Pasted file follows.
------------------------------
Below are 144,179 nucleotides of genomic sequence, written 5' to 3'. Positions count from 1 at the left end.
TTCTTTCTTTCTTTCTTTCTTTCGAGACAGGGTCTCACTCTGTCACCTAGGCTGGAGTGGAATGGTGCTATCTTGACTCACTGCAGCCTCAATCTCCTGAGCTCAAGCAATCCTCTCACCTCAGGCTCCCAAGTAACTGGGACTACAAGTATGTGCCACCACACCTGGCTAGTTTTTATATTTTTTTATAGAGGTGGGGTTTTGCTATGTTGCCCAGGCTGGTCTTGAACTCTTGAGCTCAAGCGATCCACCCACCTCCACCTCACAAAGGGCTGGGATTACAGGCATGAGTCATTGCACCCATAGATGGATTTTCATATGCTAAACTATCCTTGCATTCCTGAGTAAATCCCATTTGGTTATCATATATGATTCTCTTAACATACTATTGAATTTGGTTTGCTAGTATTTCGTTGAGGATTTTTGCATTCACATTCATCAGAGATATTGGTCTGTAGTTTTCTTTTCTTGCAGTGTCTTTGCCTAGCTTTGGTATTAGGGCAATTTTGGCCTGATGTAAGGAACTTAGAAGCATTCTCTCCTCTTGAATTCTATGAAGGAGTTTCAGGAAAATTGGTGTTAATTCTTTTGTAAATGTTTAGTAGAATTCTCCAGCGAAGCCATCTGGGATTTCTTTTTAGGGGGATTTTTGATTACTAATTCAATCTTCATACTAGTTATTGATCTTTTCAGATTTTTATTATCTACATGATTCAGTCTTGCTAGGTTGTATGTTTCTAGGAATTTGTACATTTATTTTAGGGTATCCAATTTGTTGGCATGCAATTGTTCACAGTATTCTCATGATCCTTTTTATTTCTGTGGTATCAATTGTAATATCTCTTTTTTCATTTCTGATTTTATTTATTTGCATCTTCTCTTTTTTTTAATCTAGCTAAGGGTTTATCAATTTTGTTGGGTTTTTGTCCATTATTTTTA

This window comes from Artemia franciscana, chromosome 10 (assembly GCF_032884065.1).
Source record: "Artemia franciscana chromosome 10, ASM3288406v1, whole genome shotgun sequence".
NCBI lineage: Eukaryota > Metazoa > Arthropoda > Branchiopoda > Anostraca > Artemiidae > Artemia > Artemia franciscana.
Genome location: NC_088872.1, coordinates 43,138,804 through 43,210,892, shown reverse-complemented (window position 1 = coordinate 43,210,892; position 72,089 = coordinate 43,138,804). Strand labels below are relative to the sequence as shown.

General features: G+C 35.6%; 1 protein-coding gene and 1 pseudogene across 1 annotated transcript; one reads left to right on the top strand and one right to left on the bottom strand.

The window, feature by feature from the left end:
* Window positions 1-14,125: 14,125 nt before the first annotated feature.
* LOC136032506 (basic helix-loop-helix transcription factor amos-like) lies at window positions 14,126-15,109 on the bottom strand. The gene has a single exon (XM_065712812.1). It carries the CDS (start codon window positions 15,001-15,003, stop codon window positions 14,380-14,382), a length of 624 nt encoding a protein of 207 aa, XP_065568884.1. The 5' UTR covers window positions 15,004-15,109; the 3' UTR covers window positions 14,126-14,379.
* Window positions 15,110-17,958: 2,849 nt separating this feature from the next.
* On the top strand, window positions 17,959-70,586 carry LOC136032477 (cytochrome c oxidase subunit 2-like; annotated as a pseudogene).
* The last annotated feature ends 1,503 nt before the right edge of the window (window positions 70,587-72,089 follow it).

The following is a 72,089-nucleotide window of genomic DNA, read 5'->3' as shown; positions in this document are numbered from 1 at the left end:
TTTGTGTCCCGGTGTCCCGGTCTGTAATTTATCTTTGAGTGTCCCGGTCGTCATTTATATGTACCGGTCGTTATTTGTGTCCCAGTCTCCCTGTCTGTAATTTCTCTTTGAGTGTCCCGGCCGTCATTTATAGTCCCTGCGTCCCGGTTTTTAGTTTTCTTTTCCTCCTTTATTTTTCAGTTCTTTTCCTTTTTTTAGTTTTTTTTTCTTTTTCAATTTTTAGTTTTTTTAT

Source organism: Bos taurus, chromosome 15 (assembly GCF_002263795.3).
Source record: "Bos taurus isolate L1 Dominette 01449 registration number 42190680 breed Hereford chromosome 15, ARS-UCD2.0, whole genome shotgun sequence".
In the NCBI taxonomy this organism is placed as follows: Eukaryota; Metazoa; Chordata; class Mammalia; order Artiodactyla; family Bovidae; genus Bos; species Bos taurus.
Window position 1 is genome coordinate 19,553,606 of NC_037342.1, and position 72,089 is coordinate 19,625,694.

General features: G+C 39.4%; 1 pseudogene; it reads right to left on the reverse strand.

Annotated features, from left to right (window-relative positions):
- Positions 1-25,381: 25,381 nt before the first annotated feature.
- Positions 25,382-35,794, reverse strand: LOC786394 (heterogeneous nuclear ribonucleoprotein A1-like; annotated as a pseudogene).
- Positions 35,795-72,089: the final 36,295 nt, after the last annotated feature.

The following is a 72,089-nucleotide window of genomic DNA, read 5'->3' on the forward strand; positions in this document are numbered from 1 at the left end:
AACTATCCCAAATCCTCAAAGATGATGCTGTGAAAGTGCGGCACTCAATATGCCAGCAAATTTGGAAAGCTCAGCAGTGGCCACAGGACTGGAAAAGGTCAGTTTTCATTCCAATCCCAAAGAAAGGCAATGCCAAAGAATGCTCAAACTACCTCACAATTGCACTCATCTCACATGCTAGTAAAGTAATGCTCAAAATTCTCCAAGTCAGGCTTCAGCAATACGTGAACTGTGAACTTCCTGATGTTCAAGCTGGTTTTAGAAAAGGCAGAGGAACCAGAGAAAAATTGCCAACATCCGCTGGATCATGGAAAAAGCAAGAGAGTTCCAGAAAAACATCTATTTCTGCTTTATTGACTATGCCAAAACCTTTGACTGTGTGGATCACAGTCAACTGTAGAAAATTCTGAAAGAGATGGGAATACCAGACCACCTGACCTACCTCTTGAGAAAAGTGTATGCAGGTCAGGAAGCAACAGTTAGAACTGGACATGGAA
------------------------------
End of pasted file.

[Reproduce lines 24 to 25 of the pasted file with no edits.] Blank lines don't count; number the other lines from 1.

- Positions 35,795-72,089: the final 36,295 nt, after the last annotated feature.

The following is a 72,089-nucleotide window of genomic DNA, read 5'->3' on the forward strand; positions in this document are numbered from 1 at the left end: